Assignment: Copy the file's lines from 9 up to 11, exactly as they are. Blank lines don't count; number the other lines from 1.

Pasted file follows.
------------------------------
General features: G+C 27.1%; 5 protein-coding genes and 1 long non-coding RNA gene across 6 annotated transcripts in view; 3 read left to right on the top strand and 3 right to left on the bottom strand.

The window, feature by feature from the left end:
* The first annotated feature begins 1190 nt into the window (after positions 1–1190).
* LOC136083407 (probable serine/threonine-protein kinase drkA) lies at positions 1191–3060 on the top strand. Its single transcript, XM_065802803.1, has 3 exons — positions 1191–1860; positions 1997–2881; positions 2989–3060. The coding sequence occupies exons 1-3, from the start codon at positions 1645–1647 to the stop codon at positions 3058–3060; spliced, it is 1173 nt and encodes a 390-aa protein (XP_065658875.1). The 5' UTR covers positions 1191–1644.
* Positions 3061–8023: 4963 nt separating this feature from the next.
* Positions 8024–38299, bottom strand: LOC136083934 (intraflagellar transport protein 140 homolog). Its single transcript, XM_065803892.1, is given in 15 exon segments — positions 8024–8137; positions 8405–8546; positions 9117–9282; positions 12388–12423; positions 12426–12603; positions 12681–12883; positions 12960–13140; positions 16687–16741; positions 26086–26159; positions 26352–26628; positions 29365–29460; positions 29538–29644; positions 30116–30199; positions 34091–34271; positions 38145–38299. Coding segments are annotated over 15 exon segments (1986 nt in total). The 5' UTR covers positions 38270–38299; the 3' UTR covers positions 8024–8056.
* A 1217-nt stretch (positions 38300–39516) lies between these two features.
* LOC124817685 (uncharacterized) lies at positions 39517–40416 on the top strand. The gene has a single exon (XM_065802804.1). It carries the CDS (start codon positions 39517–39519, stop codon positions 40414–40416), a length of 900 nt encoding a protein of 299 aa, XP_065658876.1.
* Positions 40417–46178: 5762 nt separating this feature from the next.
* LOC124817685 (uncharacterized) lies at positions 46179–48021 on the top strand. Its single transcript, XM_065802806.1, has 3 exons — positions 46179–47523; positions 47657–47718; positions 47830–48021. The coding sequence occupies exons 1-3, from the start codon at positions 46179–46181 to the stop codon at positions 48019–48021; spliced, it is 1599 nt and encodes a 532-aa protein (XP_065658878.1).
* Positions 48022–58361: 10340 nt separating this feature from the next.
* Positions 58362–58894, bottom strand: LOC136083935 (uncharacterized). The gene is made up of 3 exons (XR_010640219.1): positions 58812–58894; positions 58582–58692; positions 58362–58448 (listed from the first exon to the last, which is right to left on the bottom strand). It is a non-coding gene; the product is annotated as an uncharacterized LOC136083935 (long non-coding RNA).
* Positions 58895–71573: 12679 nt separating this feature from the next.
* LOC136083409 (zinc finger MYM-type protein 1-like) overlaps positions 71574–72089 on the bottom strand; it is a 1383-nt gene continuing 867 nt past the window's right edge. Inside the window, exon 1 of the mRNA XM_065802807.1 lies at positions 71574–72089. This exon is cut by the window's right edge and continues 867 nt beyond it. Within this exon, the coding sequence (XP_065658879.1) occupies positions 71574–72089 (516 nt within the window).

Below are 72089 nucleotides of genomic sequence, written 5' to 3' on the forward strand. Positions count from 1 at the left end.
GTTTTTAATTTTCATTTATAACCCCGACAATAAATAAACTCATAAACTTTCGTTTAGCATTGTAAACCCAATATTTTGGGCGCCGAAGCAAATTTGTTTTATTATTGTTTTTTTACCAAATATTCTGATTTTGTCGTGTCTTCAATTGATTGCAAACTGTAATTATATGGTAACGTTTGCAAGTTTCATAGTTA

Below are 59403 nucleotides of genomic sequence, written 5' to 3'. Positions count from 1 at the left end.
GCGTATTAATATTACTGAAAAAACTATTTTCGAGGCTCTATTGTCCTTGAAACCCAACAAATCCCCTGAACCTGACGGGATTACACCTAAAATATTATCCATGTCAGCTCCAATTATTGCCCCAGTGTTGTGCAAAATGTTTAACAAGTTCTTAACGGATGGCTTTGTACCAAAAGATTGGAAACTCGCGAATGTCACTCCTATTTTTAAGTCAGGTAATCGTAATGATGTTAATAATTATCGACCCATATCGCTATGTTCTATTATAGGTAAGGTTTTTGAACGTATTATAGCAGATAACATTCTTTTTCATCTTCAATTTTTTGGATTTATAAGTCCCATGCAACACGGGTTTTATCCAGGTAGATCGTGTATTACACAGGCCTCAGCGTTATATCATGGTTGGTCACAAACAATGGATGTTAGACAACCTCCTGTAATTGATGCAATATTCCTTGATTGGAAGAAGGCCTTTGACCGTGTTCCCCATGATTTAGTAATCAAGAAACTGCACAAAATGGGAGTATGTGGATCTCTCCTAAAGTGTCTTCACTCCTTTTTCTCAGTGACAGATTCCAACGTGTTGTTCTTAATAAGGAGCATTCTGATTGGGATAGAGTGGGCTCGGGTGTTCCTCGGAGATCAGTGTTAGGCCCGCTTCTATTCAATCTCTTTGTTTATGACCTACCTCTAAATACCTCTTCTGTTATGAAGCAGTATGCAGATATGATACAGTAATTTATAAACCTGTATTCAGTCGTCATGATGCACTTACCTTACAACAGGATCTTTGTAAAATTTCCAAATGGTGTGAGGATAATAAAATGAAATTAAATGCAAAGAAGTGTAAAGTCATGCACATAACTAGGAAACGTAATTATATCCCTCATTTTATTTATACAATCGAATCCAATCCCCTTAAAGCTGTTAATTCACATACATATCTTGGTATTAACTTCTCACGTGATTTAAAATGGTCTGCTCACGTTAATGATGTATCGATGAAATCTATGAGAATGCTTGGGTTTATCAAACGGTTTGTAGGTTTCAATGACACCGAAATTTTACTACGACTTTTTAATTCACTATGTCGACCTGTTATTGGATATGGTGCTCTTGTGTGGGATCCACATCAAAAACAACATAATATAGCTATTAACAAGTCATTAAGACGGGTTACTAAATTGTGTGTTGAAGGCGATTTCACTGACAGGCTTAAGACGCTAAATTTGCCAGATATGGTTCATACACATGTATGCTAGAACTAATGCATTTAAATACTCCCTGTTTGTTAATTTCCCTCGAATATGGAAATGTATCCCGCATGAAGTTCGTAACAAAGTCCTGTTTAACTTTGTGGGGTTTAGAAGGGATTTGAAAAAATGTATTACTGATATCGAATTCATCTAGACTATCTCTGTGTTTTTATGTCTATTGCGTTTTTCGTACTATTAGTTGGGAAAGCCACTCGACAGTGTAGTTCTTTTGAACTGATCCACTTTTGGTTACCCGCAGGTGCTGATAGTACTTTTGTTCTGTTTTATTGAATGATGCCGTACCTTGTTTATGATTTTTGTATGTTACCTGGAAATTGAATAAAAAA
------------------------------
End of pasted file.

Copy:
* Positions 40417–46178: 5762 nt separating this feature from the next.
* LOC124817685 (uncharacterized) lies at positions 46179–48021 on the top strand. Its single transcript, XM_065802806.1, has 3 exons — positions 46179–47523; positions 47657–47718; positions 47830–48021. The coding sequence occupies exons 1-3, from the start codon at positions 46179–46181 to the stop codon at positions 48019–48021; spliced, it is 1599 nt and encodes a 532-aa protein (XP_065658878.1).
* Positions 48022–58361: 10340 nt separating this feature from the next.